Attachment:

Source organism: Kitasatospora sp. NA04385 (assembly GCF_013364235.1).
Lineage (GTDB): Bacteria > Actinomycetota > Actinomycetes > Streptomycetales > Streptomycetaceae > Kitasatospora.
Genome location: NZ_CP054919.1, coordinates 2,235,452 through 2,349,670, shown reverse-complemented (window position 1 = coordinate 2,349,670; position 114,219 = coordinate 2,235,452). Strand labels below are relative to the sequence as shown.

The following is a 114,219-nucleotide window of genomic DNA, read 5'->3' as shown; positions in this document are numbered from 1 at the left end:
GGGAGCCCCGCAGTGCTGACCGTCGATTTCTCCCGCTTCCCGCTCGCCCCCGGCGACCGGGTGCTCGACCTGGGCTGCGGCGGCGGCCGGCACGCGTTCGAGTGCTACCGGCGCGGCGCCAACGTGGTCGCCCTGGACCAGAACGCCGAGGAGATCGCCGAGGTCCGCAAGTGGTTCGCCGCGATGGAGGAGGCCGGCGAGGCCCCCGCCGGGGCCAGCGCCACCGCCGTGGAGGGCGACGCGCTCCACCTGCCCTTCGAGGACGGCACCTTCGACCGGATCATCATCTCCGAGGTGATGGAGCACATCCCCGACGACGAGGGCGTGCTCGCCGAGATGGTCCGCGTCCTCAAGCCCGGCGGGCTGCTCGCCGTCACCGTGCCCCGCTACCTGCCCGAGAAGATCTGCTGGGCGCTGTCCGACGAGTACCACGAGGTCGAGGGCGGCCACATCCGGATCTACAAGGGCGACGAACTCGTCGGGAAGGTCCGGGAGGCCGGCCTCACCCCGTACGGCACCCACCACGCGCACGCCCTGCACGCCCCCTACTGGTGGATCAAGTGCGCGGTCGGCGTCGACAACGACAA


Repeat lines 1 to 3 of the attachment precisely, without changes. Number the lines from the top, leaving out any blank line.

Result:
Source organism: Kitasatospora sp. NA04385 (assembly GCF_013364235.1).
Lineage (GTDB): Bacteria > Actinomycetota > Actinomycetes > Streptomycetales > Streptomycetaceae > Kitasatospora.
Genome location: NZ_CP054919.1, coordinates 2,235,452 through 2,349,670, shown reverse-complemented (window position 1 = coordinate 2,349,670; position 114,219 = coordinate 2,235,452). Strand labels below are relative to the sequence as shown.